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Bears’ spotty offense will have to pick up the pace

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Updated: December 7, 2012 6:24AM

The knock on the 7-1 Bears is an old one: ‘‘They haven’t beaten anybody.’’

As entertaining and impressive as the Bears have been with their 40- and 50-point onslaughts, their seven defensive touchdowns and Charles Tillman headed for the ball-punching wing of the Pro Football Hall of Fame, they have beaten one team with a winning record. And playing the Colts (5-3) and rookie quarterback Andrew Luck in the opener might have been just another stroke of good timing that has put the wind at their back this season.

The Bears beat the Lions (4-4) at home. They’ve played three beatable teams on the road — the Cowboys (3-5), Jaguars (1-7) and Titans (3-6) are a combined 3-9 at home. The only time the Bears played a good team on the road, they lost to the Packers.

But if the Bears haven’t beaten anybody, who has? The Texans (7-1) and 49ers (6-2) — teams expected to give the Bears the validation tests they apparently need — hardly have sterling résumés.

The Texans have beaten only the Broncos in Week 3 when Peyton Manning was still getting acclimated and the Ravens — a shaky 6-2 themselves. The 49ers have beaten only the Packers, and that was in the season opener when the Packers were in an early funk.

For what it’s worth, the Bears’ second-half opponents are a combined 42-27 (.609). But while the Texans, 49ers and Packers (6-3) are likely playoff teams, the Vikings (5-4) and Seahawks (5-4) are struggling. And by Weeks 16 and 17, the Cardinals (4-5) and Lions could be playing for next season. On paper, the Vikings and Lions are playing more difficult second-half schedules than the Bears.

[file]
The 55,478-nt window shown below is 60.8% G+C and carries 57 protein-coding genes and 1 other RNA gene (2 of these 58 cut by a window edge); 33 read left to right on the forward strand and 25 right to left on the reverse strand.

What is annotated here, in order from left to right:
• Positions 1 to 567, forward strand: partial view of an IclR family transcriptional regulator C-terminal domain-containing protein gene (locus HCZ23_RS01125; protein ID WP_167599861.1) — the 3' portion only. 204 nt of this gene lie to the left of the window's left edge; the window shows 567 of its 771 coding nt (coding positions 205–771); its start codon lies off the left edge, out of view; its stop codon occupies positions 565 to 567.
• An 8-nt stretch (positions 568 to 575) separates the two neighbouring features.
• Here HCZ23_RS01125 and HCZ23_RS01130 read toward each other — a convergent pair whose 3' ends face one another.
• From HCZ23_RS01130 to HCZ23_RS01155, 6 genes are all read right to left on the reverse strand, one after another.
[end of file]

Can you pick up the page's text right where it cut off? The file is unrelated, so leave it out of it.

Regardless, the Bears are bracing for the degree-of-difficulty to increase in the second half. And they should. Everybody knows them now.

‘‘That’s what it’s all about,’’ defensive end Israel Idonije said. ‘‘It’s not going to get easier. It gets harder. Teams play you harder. They elevate. We’ve got to elevate. It’s about continuing to play at a high standard and the next week outplay yourself. We’re ready for that.’’

Defensive coordinator Rod Marinelli has been conditioning his players for this all season. Even after lauding a ‘‘special’’ performance Sunday against the Titans, in the same breath he challenged them, as Idonije put it, ‘‘to be special again.’’

‘‘It doesn’t matter how good it is,’’ Idonije said. ‘‘It’s never good enough. That’s the mentality.’’

Everybody knows the challenge lies with the Bears’ offense, which will have to solve some fundamental pass-protection issues in the second half against better competition and sometimes in less-than-ideal conditions — not the easiest thing to do.

That’s offensive coordinator Mike Tice’s job, but even coach Lovie Smith seemed to know that the Bears’ postseason success could hinge on their offense improving in the second half.

‘‘Right now, we’re talking an awful lot about our defense,’’ Smith said Monday, ‘‘but before this season is over — hopefully this week — it’s going to shift where we’re going to be talking an awful lot about the weapons we have and the offensive plays that we’re making.’’

Running back Matt Forte is ready for the challenge of facing a tougher schedule in the second half.

‘‘I expect that,’’ Forte said, ‘‘not because of the records, but late in the season, teams kind of figure out what you’re doing. It becomes a little tougher.

‘‘These games coming up are going to be tough, but we’ve got to continue to take strides, especially in the run game, and hopefully open things up for the passing game.’’

‘‘Hopefully’’ seems to be the operative word. Smith mentioned Forte’s 103 yards rushing and Jay Cutler’s three touchdown passes to Brandon Marshall and his 138.1 passer rating against the Titans. But he wasn’t trying to convince anybody those numbers meant the offense has arrived.

‘‘There are a lot of good things we’re doing offensively,’’ Smith said. ‘‘[But] we know there’s a long way to go still.’’

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